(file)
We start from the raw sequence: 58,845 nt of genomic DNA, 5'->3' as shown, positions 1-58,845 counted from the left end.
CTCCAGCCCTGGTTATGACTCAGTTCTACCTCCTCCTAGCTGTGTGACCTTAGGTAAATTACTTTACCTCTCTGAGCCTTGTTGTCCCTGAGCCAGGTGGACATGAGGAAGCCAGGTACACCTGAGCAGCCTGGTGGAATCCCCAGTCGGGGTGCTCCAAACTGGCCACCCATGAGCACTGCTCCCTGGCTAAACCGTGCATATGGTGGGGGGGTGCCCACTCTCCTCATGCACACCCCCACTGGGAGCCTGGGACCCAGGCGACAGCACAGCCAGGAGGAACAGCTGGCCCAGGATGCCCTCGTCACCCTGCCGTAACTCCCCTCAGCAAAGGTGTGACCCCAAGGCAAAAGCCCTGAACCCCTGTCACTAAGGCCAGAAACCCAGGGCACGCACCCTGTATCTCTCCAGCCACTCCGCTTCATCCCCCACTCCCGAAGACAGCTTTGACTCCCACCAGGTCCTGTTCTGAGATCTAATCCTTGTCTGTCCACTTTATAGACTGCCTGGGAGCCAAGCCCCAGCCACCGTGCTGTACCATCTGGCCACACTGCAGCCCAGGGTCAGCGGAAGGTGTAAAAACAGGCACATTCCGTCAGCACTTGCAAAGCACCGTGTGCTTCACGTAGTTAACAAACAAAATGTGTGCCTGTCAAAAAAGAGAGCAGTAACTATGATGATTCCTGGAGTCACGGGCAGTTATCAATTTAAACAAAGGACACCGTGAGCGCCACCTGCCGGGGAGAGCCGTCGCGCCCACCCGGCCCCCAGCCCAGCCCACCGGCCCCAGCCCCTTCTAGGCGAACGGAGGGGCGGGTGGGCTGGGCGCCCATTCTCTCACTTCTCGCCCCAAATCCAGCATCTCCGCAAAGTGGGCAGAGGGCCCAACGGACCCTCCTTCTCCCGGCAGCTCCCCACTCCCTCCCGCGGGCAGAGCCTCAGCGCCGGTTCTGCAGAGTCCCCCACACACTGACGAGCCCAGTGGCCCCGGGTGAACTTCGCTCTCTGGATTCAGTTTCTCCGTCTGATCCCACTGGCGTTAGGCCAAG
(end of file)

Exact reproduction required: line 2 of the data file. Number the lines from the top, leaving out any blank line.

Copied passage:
CTCCAGCCCTGGTTATGACTCAGTTCTACCTCCTCCTAGCTGTGTGACCTTAGGTAAATTACTTTACCTCTCTGAGCCTTGTTGTCCCTGAGCCAGGTGGACATGAGGAAGCCAGGTACACCTGAGCAGCCTGGTGGAATCCCCAGTCGGGGTGCTCCAAACTGGCCACCCATGAGCACTGCTCCCTGGCTAAACCGTGCATATGGTGGGGGGGTGCCCACTCTCCTCATGCACACCCCCACTGGGAGCCTGGGACCCAGGCGACAGCACAGCCAGGAGGAACAGCTGGCCCAGGATGCCCTCGTCACCCTGCCGTAACTCCCCTCAGCAAAGGTGTGACCCCAAGGCAAAAGCCCTGAACCCCTGTCACTAAGGCCAGAAACCCAGGGCACGCACCCTGTATCTCTCCAGCCACTCCGCTTCATCCCCCACTCCCGAAGACAGCTTTGACTCCCACCAGGTCCTGTTCTGAGATCTAATCCTTGTCTGTCCACTTTATAGACTGCCTGGGAGCCAAGCCCCAGCCACCGTGCTGTACCATCTGGCCACACTGCAGCCCAGGGTCAGCGGAAGGTGTAAAAACAGGCACATTCCGTCAGCACTTGCAAAGCACCGTGTGCTTCACGTAGTTAACAAACAAAATGTGTGCCTGTCAAAAAAGAGAGCAGTAACTATGATGATTCCTGGAGTCACGGGCAGTTATCAATTTAAACAAAGGACACCGTGAGCGCCACCTGCCGGGGAGAGCCGTCGCGCCCACCCGGCCCCCAGCCCAGCCCACCGGCCCCAGCCCCTTCTAGGCGAACGGAGGGGCGGGTGGGCTGGGCGCCCATTCTCTCACTTCTCGCCCCAAATCCAGCATCTCCGCAAAGTGGGCAGAGGGCCCAACGGACCCTCCTTCTCCCGGCAGCTCCCCACTCCCTCCCGCGGGCAGAGCCTCAGCGCCGGTTCTGCAGAGTCCCCCACACACTGACGAGCCCAGTGGCCCCGGGTGAACTTCGCTCTCTGGATTCAGTTTCTCCGTCTGATCCCACTGGCGTTAGGCCAAG